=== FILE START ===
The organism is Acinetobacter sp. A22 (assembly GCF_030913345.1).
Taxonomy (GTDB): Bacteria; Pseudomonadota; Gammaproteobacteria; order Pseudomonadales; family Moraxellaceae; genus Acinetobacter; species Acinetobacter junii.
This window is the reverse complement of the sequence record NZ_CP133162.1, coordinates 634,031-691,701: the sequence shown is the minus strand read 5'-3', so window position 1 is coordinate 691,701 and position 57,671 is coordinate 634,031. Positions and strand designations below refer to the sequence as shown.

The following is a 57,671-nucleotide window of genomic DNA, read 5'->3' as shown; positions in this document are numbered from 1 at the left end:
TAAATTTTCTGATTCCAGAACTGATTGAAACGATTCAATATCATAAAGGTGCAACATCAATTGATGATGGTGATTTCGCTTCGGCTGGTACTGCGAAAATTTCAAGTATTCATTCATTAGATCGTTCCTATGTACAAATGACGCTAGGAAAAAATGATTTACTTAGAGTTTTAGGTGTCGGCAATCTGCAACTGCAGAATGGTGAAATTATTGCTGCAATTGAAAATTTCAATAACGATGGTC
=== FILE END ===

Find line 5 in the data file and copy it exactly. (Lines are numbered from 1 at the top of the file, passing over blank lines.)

TAAATTTTCTGATTCCAGAACTGATTGAAACGATTCAATATCATAAAGGTGCAACATCAATTGATGATGGTGATTTCGCTTCGGCTGGTACTGCGAAAATTTCAAGTATTCATTCATTAGATCGTTCCTATGTACAAATGACGCTAGGAAAAAATGATTTACTTAGAGTTTTAGGTGTCGGCAATCTGCAACTGCAGAATGGTGAAATTATTGCTGCAATTGAAAATTTCAATAACGATGGTC